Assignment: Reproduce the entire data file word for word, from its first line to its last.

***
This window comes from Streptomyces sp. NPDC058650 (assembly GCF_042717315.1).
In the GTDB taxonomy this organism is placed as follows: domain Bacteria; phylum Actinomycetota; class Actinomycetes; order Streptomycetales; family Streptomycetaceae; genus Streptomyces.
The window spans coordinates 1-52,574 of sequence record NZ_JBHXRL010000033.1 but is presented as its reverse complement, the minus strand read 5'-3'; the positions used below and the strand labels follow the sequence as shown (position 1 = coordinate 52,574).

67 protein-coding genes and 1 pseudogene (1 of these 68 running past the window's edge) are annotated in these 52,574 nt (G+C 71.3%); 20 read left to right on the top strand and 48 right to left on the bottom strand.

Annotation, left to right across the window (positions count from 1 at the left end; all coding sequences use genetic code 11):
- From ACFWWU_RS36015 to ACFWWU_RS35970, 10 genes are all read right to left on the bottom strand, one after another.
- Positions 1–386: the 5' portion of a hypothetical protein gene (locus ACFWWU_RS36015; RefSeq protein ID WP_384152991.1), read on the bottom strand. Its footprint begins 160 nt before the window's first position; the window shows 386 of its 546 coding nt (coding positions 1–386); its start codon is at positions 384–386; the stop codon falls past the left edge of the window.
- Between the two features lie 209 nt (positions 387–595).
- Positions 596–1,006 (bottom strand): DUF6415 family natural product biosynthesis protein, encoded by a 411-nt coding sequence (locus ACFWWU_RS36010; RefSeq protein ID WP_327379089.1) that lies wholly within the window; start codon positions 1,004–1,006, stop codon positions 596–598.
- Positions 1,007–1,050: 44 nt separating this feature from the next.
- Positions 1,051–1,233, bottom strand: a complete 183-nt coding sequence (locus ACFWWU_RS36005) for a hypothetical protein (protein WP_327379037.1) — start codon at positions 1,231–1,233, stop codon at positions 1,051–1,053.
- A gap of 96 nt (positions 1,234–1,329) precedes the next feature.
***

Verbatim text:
This window comes from Streptomyces sp. NPDC058650 (assembly GCF_042717315.1).
In the GTDB taxonomy this organism is placed as follows: domain Bacteria; phylum Actinomycetota; class Actinomycetes; order Streptomycetales; family Streptomycetaceae; genus Streptomyces.
The window spans coordinates 1-52,574 of sequence record NZ_JBHXRL010000033.1 but is presented as its reverse complement, the minus strand read 5'-3'; the positions used below and the strand labels follow the sequence as shown (position 1 = coordinate 52,574).

67 protein-coding genes and 1 pseudogene (1 of these 68 running past the window's edge) are annotated in these 52,574 nt (G+C 71.3%); 20 read left to right on the top strand and 48 right to left on the bottom strand.

Annotation, left to right across the window (positions count from 1 at the left end; all coding sequences use genetic code 11):
- From ACFWWU_RS36015 to ACFWWU_RS35970, 10 genes are all read right to left on the bottom strand, one after another.
- Positions 1–386: the 5' portion of a hypothetical protein gene (locus ACFWWU_RS36015; RefSeq protein ID WP_384152991.1), read on the bottom strand. Its footprint begins 160 nt before the window's first position; the window shows 386 of its 546 coding nt (coding positions 1–386); its start codon is at positions 384–386; the stop codon falls past the left edge of the window.
- Between the two features lie 209 nt (positions 387–595).
- Positions 596–1,006 (bottom strand): DUF6415 family natural product biosynthesis protein, encoded by a 411-nt coding sequence (locus ACFWWU_RS36010; RefSeq protein ID WP_327379089.1) that lies wholly within the window; start codon positions 1,004–1,006, stop codon positions 596–598.
- Positions 1,007–1,050: 44 nt separating this feature from the next.
- Positions 1,051–1,233, bottom strand: a complete 183-nt coding sequence (locus ACFWWU_RS36005) for a hypothetical protein (protein WP_327379037.1) — start codon at positions 1,231–1,233, stop codon at positions 1,051–1,053.
- A gap of 96 nt (positions 1,234–1,329) precedes the next feature.